What’s the saddest story in the Bible?
Different people all have their own opinions, but for me it’s the story of Tamar.
2 Samuel tells her sad tale. She’s Absalom’s sister, and the half-sister of Amnon.
Amnon, under the advice of his cousin, tricked Tamar into cooking food for him at his house. When they were alone, he raped her.
If that weren’t enough, he had his servant toss her out of his house and bolt the door. In that culture, she was finished—no longer a virgin, she would never marry or have a family. Never have a respectable profession. In her shame, still wearing the ornate robe fit for a young virgin princess, Tamar put ashes on her head and wept.
How does a thirteen-year-old kid, whose mother dropped him off at a bus station in the middle of the night and drove away, ever believe that God loves Him?
As we celebrated Mother’s Day yesterday, I thought of Naomi, mother of Mahlon and Chilion in the book of Ruth.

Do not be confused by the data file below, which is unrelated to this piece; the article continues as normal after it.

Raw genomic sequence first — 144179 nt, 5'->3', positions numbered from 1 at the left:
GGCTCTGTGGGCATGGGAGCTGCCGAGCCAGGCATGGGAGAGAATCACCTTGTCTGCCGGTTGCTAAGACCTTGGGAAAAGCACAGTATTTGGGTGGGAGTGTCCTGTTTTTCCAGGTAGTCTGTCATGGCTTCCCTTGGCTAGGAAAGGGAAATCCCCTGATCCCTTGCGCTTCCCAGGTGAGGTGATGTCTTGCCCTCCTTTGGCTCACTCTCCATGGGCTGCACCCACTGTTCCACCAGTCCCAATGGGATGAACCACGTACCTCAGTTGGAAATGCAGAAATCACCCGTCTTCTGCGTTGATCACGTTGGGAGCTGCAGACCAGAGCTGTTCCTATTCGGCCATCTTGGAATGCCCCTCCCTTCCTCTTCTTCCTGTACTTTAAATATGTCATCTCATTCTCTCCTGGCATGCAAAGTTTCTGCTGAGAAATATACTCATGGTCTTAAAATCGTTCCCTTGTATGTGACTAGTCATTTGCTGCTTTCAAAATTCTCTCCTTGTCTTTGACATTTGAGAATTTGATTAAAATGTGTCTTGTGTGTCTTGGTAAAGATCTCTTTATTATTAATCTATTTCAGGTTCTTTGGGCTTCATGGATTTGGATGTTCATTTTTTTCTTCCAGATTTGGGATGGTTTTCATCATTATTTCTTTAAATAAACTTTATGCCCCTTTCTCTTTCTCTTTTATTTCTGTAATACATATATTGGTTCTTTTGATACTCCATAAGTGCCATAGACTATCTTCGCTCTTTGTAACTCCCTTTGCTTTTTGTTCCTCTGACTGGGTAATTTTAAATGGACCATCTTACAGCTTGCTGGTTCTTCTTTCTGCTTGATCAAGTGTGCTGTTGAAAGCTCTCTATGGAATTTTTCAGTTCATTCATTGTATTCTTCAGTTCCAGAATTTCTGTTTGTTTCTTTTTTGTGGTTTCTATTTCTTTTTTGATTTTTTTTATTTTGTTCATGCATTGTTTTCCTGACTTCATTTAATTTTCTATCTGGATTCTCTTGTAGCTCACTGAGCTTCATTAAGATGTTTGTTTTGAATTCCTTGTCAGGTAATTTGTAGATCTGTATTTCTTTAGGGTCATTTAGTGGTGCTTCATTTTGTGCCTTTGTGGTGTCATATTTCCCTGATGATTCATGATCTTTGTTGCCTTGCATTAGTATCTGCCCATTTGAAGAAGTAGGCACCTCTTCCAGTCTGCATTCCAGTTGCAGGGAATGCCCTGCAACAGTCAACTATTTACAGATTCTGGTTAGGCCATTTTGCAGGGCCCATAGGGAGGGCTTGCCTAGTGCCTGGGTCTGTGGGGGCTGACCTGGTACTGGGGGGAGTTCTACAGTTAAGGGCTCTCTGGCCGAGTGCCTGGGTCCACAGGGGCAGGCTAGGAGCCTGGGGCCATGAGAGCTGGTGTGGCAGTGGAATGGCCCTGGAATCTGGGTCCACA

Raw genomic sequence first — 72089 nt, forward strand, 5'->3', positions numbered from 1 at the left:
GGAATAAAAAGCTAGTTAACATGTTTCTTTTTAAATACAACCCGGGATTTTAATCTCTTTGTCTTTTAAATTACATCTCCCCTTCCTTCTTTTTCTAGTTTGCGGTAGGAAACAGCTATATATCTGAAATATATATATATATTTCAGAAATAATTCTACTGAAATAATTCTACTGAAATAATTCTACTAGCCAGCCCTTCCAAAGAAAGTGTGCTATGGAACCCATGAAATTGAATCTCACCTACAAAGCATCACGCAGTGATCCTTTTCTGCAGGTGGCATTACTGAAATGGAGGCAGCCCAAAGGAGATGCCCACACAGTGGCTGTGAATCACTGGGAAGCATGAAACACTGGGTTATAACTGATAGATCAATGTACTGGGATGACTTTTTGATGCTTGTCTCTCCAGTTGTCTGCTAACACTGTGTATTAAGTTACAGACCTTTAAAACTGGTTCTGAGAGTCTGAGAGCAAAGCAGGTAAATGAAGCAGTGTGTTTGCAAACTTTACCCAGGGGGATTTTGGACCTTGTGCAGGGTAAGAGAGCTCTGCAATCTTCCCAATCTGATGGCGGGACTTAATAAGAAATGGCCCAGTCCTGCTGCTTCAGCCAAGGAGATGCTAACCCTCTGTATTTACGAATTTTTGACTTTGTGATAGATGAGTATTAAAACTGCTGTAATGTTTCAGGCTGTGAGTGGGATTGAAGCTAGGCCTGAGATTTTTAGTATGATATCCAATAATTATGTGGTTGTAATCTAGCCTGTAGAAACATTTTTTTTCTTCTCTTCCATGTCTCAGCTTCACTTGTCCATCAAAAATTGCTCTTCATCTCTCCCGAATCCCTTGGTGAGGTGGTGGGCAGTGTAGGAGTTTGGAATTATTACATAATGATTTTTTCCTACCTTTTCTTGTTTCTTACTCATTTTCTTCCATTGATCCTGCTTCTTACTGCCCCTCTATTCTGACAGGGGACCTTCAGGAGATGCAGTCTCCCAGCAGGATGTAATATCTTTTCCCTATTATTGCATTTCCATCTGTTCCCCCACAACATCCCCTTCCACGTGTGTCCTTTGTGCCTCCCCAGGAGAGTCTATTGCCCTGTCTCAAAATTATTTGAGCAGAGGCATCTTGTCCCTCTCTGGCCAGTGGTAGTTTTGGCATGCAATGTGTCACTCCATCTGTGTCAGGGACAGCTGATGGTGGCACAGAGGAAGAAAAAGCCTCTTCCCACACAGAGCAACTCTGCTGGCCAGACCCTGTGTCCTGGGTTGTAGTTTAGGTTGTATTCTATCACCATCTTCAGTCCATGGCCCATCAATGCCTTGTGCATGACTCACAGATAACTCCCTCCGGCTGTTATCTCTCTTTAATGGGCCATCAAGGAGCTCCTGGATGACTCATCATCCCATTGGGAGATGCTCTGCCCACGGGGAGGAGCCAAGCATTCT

With a pain of loss I can only imagine, she decided to travel from the enemy country she’d been living in, back to her homeland in Bethlehem, Israel. Beyond childbearing years, the widow Naomi had no hope of ever having children again.
Naomi spoke from a broken place in the Moab desert. “For the hand of the Lord has gone forth against me.”
This weekend I had the honor of speaking at a ladies’ brunch at church. As I prepared to share my testimony, I thought of two key things that have helped me to start living as a prized possession, rather than a scraggly orphan.